Hong Kong’s protests look like they’re coming back
Hong Kong’s protest leaders have vowed to return to the city’s streets after the arrest of 15 leading opposition figures amid new claims that Beijing was interfering in the city’s internal affairs. The 15 were accused of organizing and taking part in unauthorized marches in August and October last year as part of a wave of anti-government demonstrations that swept the city, initially triggered by a now-withdrawn extradition bill. Their supporters said the arrests were meant to silence dissent and are worried the authorities are hardening their stance, but pro-Beijing figures countered that the police were only doing their job and were not acting politically. Those arrested were former lawmak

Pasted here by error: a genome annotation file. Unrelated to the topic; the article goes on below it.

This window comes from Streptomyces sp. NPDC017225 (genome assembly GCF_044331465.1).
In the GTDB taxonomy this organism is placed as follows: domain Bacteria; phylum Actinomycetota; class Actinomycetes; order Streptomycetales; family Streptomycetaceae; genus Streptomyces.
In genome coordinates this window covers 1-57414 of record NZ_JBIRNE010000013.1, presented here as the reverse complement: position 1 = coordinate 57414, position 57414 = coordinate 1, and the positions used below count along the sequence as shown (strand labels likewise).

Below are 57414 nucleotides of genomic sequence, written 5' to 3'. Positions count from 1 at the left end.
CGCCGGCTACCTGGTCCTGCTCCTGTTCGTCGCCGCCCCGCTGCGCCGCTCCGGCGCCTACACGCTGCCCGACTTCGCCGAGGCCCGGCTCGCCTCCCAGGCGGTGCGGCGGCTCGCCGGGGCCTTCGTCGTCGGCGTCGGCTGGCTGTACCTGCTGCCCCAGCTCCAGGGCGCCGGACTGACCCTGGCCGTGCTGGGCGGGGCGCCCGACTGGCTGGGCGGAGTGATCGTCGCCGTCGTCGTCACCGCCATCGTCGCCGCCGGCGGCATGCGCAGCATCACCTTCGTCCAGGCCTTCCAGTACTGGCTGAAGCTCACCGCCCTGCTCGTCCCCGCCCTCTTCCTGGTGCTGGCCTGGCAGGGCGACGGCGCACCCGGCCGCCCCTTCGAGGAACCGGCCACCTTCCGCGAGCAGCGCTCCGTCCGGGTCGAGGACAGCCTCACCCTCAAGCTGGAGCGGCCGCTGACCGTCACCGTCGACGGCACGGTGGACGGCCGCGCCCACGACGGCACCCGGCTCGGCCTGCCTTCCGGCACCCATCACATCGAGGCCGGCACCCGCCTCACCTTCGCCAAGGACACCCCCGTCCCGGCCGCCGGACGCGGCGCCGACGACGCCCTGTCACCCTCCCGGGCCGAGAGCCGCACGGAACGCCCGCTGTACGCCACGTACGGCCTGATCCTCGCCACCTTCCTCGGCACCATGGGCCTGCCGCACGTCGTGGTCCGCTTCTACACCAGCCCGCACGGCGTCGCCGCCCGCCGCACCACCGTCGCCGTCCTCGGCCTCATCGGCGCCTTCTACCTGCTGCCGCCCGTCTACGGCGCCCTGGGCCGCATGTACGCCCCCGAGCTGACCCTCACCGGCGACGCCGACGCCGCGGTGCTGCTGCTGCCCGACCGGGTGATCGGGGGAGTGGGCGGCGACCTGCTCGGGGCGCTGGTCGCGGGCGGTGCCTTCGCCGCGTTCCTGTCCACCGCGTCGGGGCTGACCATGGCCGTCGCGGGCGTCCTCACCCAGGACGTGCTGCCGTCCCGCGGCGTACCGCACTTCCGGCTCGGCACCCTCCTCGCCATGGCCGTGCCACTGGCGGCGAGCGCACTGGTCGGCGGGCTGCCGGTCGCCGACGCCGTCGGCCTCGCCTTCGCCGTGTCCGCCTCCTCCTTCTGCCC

Beijing is railroading through a hidden agenda
In the early years following the 1997 handover of Hong Kong from Britain to China, Beijing chose to respect the city’s semi-autonomous legal system and its mini-constitution, the Basic Law. But in recent years China’s central government has increasingly emphasized its “comprehensive governing power” over Hong Kong.   So my biggest worry about co-location is that Beijing’s hidden agenda is to use the arrangement to establish absolute control over Hong Kong. Hong Kong is part of China but has its own legal system. But under co-location, mainland Chinese officials will enforce mainland Chinese laws within a designated area of Hong Kong’s West Kowloon terminus, known as “the Mainland Port Area.”